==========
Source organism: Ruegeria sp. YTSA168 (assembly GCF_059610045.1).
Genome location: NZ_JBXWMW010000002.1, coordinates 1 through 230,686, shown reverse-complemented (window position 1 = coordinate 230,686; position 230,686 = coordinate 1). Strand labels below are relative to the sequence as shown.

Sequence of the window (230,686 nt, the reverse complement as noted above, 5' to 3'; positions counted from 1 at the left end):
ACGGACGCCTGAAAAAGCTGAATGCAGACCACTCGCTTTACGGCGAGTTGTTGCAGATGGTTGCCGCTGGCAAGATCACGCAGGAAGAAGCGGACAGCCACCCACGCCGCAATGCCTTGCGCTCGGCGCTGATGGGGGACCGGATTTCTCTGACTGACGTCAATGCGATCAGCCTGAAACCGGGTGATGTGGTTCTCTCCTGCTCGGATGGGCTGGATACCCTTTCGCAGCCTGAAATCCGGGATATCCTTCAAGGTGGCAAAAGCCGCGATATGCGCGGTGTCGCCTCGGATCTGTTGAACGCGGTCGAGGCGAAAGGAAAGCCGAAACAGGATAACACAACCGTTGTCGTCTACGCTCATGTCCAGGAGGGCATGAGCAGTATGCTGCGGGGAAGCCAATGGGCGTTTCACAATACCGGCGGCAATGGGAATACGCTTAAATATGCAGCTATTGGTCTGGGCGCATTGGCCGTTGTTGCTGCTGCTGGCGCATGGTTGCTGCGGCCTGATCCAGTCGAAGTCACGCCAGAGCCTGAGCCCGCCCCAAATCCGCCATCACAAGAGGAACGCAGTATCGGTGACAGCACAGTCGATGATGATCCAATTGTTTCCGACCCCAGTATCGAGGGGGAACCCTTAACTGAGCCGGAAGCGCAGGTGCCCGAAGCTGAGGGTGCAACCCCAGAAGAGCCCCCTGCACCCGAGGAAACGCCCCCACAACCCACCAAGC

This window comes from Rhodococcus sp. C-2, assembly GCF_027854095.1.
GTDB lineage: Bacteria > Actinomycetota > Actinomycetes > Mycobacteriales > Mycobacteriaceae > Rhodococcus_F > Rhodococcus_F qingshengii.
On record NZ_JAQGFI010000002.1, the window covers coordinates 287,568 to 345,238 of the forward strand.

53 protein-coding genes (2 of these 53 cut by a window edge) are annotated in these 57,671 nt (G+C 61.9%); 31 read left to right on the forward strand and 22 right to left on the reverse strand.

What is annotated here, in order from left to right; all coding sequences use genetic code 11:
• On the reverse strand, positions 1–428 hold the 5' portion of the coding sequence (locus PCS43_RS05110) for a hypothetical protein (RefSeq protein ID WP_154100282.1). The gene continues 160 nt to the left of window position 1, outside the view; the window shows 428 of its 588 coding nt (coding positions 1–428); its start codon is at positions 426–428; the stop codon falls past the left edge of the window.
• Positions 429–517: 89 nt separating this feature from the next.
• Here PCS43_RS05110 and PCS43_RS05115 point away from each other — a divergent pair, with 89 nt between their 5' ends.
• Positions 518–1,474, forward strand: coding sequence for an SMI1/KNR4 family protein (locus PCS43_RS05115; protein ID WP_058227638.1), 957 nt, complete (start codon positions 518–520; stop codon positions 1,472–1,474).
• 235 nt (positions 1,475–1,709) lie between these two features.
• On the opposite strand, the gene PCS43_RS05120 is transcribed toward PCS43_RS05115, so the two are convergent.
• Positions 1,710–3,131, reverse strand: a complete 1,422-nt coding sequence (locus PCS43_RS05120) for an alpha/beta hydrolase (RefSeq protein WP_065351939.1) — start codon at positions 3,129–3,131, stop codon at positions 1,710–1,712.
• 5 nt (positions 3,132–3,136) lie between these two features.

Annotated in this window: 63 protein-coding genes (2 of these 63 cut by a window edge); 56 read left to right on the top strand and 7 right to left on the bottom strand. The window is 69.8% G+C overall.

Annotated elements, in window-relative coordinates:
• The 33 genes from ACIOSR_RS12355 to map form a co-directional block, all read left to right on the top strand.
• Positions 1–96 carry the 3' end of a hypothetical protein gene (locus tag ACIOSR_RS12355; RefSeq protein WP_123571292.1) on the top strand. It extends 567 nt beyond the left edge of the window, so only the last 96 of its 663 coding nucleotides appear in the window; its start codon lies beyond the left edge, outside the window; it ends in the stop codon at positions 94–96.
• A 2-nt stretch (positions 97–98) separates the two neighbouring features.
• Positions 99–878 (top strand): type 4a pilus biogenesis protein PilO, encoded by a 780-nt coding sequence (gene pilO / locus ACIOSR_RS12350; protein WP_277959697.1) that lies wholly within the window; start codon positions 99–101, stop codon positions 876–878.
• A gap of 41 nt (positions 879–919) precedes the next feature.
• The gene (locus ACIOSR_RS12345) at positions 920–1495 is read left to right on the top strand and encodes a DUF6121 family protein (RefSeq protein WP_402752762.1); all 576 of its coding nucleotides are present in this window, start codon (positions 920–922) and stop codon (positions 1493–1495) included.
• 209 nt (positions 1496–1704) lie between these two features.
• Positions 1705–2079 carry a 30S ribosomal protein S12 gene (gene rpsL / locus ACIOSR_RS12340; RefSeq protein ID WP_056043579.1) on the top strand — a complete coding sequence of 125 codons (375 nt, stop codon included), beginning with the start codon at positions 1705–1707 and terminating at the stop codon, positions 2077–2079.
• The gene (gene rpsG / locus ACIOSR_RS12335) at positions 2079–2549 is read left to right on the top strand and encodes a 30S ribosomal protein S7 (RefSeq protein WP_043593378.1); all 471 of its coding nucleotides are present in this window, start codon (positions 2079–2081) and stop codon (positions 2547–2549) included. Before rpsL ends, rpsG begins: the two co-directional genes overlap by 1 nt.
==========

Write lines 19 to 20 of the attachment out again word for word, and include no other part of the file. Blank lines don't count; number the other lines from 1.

Annotated elements, in window-relative coordinates:
• The 33 genes from ACIOSR_RS12355 to map form a co-directional block, all read left to right on the top strand.